Planning vacation or a longer trip with your toddler? Feeling a bit anxious about keeping your toddler from throwing tantrums in such a small space as a car? Travelling with toddlers can be a bit scary at first but with some help, you will get to your destination and everyone will enjoy the time you spent together!
Today we share tips by a group of moms to help you have a more enjoyable, tantrum-free travelling experience with toddlers and jump start your vacation for the whole family.
When driving cross country last year, we planned for a number of side stops, but with the goal of not having to use them all. If the kids were sleeping, we kept driving. Snack time was a big hit in the car, as eating kept my toddler entertained and busy for a good chunk of time. I packed a bin full of toys and activities for my toddler too — magnet boards, play dough, coloring books, legos, busy bags, you get the idea. One of the biggest hits was giving him a map of the United States, with our trip route highlighted. He spent a LONG TIME pretending to read the map, and asked for it multiple times on our trip. Finally, he also was enthralled with his camera and took lots of pictures en route. One word of advice? Even if your child is potty trained, bring a small potty along in the car. We made a number of roadside stops and being able to just stop on the off ramp really helped when a rest stop (or clean bathroom) wasn’t to be found.
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Plan around your toddler’s schedule as much as you can, add in time to stop and let them stretch their legs, and most of all be flexible and patient – you’ll get there!
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For us – the best we could do was to try to drive during nap times and to limit our driving trips to no more than a couple of hours while our son was awake. It also seemed to help if my husband or I would sit in the back with our son. It was much easier to keep him happy that way with reading books together, saying nursery rhymes and playing hide-and-seek around the side of the car seat! Now that he’s a preschooler, he enjoys longer drives with no issues – as we’ve always kept it a positive experience.
Apart from making sure that they are comfortable and entertained, I have seen how important it is to make sure that they don’t travel for more than two hours without getting out. Also let them get out and get some fresh air after a feed. A full tummy and lack of movement can get them queezy. If we really cannot let them out then we try to at least turn off the air conditioning or drive with the windows down.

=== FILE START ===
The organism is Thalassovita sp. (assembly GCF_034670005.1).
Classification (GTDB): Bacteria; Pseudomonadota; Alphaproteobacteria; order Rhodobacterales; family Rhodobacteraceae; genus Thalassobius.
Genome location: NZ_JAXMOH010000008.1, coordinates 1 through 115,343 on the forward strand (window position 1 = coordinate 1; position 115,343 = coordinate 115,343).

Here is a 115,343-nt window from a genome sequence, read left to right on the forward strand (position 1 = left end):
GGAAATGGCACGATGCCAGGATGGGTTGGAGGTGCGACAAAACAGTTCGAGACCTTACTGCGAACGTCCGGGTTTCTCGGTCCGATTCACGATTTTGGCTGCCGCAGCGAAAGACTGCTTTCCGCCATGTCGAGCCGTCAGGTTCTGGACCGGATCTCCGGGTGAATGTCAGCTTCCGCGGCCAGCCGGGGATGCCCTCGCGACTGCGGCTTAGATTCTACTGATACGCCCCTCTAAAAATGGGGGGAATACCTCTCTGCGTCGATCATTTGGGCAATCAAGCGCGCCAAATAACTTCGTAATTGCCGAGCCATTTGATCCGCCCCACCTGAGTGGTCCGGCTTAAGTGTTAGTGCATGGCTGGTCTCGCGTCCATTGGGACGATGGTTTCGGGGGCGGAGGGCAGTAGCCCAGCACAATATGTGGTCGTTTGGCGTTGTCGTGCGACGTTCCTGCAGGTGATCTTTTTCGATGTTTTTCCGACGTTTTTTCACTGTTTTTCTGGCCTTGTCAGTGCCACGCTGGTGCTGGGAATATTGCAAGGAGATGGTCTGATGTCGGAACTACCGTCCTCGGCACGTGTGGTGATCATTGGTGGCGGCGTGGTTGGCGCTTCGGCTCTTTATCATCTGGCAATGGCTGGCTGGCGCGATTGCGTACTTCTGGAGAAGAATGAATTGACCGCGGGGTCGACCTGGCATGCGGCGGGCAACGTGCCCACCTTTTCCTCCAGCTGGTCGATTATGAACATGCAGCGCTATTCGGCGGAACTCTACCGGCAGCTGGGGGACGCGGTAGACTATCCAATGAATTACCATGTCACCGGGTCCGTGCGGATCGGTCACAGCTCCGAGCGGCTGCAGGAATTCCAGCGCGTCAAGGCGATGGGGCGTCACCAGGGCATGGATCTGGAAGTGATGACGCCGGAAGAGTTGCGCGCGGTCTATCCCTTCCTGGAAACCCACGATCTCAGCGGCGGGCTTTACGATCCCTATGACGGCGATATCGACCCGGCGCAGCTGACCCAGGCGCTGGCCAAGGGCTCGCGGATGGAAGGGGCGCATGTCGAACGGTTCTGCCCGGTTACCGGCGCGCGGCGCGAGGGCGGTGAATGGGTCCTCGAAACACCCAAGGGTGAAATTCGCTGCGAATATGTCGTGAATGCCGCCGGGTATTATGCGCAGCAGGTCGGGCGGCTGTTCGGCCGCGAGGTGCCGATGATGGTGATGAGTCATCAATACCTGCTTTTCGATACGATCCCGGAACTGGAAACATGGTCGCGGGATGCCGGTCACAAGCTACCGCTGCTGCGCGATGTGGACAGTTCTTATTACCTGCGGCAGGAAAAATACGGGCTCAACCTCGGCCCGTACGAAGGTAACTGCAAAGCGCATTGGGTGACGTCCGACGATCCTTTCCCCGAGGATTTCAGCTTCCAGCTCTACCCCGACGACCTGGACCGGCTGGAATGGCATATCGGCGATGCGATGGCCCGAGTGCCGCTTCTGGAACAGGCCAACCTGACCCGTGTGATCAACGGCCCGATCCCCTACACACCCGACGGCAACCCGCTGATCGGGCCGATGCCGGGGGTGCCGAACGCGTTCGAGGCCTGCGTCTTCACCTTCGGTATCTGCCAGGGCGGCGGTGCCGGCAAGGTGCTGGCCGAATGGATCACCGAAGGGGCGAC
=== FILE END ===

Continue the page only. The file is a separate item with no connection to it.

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We all suffer from car sickness so can’t do reading and writing activities. We vary activities such as listening to CD stories, music and playing word games. ‘I Spy’ with a 3 year old is quite difficult but fun. (That cloud that begins with ‘P’ was a hard one to get!) We also know loads and loads of songs to sing.
I make sure to have plenty of activities packed into a small backpack in the car. I attach colouring sheets to a clipboard and have a few crayons in a small pencil case for them to use. Reading stories aloud and playing audio stories and rhymes also help to pass the time. Making regular stops and having regular snacks is very important for everyone as well.
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I stack a bag with new, inexpensive toys (hello, dollar store!) and snacks. The novelty of things she hasn’t seen before keeps her entertained longer than a well-known toy would. We also (gasp!) use a LeapFrog on the really long trips.
Actually, we tried to travel over the night when possible and the biggest part of a trip our toddler would sleep through. We also keep in a car several CDs with nursery rhymes and other kid-friendly songs we can sing along. My kids love to sing and it’s a great way to keep the spirit high when we are contained in a small space.
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